While health insurance for your companion is a wise idea, it can be difficult to decide which policy is best for your animal.
Heimdall was a much loved great Dane. Having such a big dog taught his parents the importance of maintaining pet health insurance coverage. Big dogs sometimes result in big vet bills. Little did they know how true that would turn out to be when they took Heimdall to see the vet for a persistent cough. What began as an upper respiratory infection progressed to recurring bacterial pneumonia that mutated each time the veterinarian tried a new antibiotic.
Heimdall’s family had been paying premiums for a long time without actually making a claim. But within the space of six months, they were repaid in ways they never imagined. Heimdall’s treatment turned into months of one antibiotic after another, and included countless x-rays and three bronchoscopes. At one point, the family was paying over $300 a day for special antibiotics, as Heimdall was fighting both staph and e-coli bacteria in his lungs. That was when his guardians realized the value of having the added drug benefits they decided to purchase as part of their coverage. “Not only did the insurance company pay the bills we submitted in a timely manner, but we knew the staff cared as much about what happened with Heimdall as we did,” said his guardian.
Making sense of insurance
Pet health insurance can be complicated. Education is critical to understanding exactly what you’re getting. Here are a few points you need to be aware of.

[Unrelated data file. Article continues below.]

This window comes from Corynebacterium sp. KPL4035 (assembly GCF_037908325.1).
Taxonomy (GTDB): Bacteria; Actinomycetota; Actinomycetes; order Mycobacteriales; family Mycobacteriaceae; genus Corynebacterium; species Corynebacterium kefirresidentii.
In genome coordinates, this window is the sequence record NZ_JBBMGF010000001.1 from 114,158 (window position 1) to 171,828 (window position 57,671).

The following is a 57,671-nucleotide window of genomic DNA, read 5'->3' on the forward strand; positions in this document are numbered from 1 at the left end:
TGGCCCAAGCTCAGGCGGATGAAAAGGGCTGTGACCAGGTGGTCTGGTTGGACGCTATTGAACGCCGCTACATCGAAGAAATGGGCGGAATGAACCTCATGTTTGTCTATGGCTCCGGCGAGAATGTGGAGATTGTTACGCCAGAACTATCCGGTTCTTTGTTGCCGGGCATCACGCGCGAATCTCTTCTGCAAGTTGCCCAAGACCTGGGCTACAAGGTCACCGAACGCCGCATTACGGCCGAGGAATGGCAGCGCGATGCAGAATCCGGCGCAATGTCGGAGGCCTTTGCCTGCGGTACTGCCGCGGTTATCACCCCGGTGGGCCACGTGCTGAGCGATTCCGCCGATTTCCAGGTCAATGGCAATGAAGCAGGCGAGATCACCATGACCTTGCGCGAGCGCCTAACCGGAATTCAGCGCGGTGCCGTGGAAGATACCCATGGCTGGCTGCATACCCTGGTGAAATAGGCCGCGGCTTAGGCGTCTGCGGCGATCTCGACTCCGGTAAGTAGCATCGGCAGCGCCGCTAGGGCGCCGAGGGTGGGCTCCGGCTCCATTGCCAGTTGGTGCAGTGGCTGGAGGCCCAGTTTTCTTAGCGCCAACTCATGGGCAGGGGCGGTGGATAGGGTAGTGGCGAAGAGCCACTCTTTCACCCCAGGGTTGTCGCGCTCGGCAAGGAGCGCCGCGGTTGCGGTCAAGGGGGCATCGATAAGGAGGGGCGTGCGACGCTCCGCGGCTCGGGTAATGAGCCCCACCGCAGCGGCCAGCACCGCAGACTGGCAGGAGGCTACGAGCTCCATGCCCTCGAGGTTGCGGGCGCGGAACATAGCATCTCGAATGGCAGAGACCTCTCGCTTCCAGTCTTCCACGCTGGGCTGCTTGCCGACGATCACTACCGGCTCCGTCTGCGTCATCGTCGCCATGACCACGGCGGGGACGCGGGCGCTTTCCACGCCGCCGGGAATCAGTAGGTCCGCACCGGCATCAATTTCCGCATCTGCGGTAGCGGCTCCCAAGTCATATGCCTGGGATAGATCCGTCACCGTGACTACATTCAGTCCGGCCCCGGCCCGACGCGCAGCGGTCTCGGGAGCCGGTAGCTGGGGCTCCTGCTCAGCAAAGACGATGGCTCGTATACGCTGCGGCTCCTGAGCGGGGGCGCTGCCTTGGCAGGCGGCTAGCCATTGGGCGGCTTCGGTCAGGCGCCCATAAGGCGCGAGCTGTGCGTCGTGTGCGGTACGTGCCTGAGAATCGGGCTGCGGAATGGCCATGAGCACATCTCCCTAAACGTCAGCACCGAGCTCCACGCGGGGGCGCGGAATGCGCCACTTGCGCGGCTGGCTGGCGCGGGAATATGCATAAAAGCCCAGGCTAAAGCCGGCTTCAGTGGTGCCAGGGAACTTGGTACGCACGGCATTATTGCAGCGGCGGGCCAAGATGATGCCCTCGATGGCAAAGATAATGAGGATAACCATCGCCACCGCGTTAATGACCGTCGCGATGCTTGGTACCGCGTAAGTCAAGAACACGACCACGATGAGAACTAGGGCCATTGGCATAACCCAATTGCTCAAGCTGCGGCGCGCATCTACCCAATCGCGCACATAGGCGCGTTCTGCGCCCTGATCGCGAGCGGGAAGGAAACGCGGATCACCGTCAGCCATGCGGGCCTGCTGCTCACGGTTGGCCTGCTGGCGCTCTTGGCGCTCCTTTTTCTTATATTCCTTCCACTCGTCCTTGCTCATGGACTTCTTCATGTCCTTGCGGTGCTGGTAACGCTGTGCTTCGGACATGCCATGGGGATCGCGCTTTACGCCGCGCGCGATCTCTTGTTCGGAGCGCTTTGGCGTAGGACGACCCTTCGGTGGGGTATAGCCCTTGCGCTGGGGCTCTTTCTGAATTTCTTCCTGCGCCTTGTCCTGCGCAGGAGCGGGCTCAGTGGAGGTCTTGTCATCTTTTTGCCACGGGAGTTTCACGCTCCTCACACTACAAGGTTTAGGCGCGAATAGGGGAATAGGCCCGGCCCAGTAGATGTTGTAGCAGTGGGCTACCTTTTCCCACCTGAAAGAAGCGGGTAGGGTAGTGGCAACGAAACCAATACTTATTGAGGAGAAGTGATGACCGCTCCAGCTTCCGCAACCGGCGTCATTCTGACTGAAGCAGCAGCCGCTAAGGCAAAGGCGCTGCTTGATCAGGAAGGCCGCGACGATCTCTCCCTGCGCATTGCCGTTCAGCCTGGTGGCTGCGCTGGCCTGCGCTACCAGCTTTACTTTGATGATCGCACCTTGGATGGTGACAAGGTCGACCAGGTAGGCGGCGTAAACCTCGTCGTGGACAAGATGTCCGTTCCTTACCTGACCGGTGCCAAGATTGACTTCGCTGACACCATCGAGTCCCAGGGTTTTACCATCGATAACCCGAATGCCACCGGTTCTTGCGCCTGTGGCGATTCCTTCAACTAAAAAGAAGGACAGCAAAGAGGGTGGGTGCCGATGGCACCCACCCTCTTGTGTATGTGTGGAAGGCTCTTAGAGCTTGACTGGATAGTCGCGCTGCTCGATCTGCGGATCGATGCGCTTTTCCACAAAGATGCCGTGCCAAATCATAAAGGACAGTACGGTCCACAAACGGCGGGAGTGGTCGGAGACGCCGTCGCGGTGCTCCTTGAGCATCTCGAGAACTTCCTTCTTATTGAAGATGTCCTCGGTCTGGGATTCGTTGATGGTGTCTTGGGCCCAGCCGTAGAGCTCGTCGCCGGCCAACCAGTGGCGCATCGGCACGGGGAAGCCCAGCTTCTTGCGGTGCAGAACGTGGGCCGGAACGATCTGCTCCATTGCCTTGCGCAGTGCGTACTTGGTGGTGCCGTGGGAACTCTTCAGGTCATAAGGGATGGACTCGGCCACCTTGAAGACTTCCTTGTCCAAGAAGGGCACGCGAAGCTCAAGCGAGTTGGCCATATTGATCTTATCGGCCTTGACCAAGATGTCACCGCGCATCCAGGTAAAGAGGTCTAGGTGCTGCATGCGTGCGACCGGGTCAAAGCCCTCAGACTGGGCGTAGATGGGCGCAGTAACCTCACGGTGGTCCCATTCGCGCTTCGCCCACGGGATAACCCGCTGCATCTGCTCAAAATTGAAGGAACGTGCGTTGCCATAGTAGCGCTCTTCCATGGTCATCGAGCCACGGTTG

Variations in coverage
I’ve heard stories of people who purchased coverage only to have their claims denied after care was already provided and paid for by the guardian. In many cases, the policies had limits and conditions these folks didn’t clearly understand. This can be a huge problem when an animal becomes ill and the veterinarian is providing needed care. In some cases it is difficult to be absolutely certain of the reimbursement you will receive. Luckily, this situation is improving and many companies now provide simple 50:50, 60:40, 70:30, 80:20 or 90:10 coverage. There’s also a new policy that provides 100% coverage with no deductible. It’s important to understand that with each of these variations, there are different costs and benefits. A policy that provides 100% coverage costs more than a policy that offers 70:30 coverage.
Regardless of the level of coverage provided, people are in most cases required to pay the entire cost of care and then be reimbursed by the insurance company. The North American Pet Health Insurance Association (NAPHIA), which educates guardians about the values and benefits of pet health insurance, promotes the processing of invoices and reimbursement in no more than ten business days (once all records have been provided by the veterinarian).
Animal vs. human insurance
Pet health insurance is different from human health insurance. Our animals are viewed as property, so are insured under the standards and regulations of “Property & Casualty” insurance. Much like other property, such as homes and vehicles, you cannot make a claim for something before you have a policy. Pet health insurance bases the costs and risks on the current health of the dog or cat at the time the policy becomes active. Certain conditions apply for pre-existing and other limitations.